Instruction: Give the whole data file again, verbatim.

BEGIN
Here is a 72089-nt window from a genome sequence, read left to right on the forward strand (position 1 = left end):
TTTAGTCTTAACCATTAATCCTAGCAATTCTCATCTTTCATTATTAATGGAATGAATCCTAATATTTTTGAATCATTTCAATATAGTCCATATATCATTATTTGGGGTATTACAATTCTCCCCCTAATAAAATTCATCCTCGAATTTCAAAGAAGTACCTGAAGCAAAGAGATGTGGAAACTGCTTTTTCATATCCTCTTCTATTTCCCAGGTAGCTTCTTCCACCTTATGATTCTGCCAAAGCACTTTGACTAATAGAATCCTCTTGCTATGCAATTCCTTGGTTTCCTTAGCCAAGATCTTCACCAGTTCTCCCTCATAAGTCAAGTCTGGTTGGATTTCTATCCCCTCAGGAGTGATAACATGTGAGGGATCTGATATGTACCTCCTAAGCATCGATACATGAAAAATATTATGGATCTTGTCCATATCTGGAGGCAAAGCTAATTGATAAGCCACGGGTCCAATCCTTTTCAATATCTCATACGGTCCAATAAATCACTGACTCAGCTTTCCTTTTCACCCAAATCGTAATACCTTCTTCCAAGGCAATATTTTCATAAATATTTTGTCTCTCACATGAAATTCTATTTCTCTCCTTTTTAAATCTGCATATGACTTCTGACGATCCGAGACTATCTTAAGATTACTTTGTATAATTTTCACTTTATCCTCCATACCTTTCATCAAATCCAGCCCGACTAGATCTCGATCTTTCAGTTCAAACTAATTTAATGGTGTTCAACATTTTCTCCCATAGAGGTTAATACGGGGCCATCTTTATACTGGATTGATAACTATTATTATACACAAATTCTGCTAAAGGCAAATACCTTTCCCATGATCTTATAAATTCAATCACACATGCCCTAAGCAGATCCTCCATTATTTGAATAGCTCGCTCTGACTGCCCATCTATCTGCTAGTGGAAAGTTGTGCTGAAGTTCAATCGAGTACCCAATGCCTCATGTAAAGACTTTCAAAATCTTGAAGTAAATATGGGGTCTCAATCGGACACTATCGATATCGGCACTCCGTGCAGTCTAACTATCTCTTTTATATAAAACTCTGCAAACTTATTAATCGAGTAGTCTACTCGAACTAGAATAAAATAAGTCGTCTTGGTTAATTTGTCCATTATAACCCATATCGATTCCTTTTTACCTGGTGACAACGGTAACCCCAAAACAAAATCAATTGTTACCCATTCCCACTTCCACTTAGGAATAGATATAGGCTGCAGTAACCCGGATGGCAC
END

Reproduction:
Here is a 72089-nt window from a genome sequence, read left to right on the forward strand (position 1 = left end):
TTTAGTCTTAACCATTAATCCTAGCAATTCTCATCTTTCATTATTAATGGAATGAATCCTAATATTTTTGAATCATTTCAATATAGTCCATATATCATTATTTGGGGTATTACAATTCTCCCCCTAATAAAATTCATCCTCGAATTTCAAAGAAGTACCTGAAGCAAAGAGATGTGGAAACTGCTTTTTCATATCCTCTTCTATTTCCCAGGTAGCTTCTTCCACCTTATGATTCTGCCAAAGCACTTTGACTAATAGAATCCTCTTGCTATGCAATTCCTTGGTTTCCTTAGCCAAGATCTTCACCAGTTCTCCCTCATAAGTCAAGTCTGGTTGGATTTCTATCCCCTCAGGAGTGATAACATGTGAGGGATCTGATATGTACCTCCTAAGCATCGATACATGAAAAATATTATGGATCTTGTCCATATCTGGAGGCAAAGCTAATTGATAAGCCACGGGTCCAATCCTTTTCAATATCTCATACGGTCCAATAAATCACTGACTCAGCTTTCCTTTTCACCCAAATCGTAATACCTTCTTCCAAGGCAATATTTTCATAAATATTTTGTCTCTCACATGAAATTCTATTTCTCTCCTTTTTAAATCTGCATATGACTTCTGACGATCCGAGACTATCTTAAGATTACTTTGTATAATTTTCACTTTATCCTCCATACCTTTCATCAAATCCAGCCCGACTAGATCTCGATCTTTCAGTTCAAACTAATTTAATGGTGTTCAACATTTTCTCCCATAGAGGTTAATACGGGGCCATCTTTATACTGGATTGATAACTATTATTATACACAAATTCTGCTAAAGGCAAATACCTTTCCCATGATCTTATAAATTCAATCACACATGCCCTAAGCAGATCCTCCATTATTTGAATAGCTCGCTCTGACTGCCCATCTATCTGCTAGTGGAAAGTTGTGCTGAAGTTCAATCGAGTACCCAATGCCTCATGTAAAGACTTTCAAAATCTTGAAGTAAATATGGGGTCTCAATCGGACACTATCGATATCGGCACTCCGTGCAGTCTAACTATCTCTTTTATATAAAACTCTGCAAACTTATTAATCGAGTAGTCTACTCGAACTAGAATAAAATAAGTCGTCTTGGTTAATTTGTCCATTATAACCCATATCGATTCCTTTTTACCTGGTGACAACGGTAACCCCAAAACAAAATCAATTGTTACCCATTCCCACTTCCACTTAGGAATAGATATAGGCTGCAGTAACCCGGATGGCAC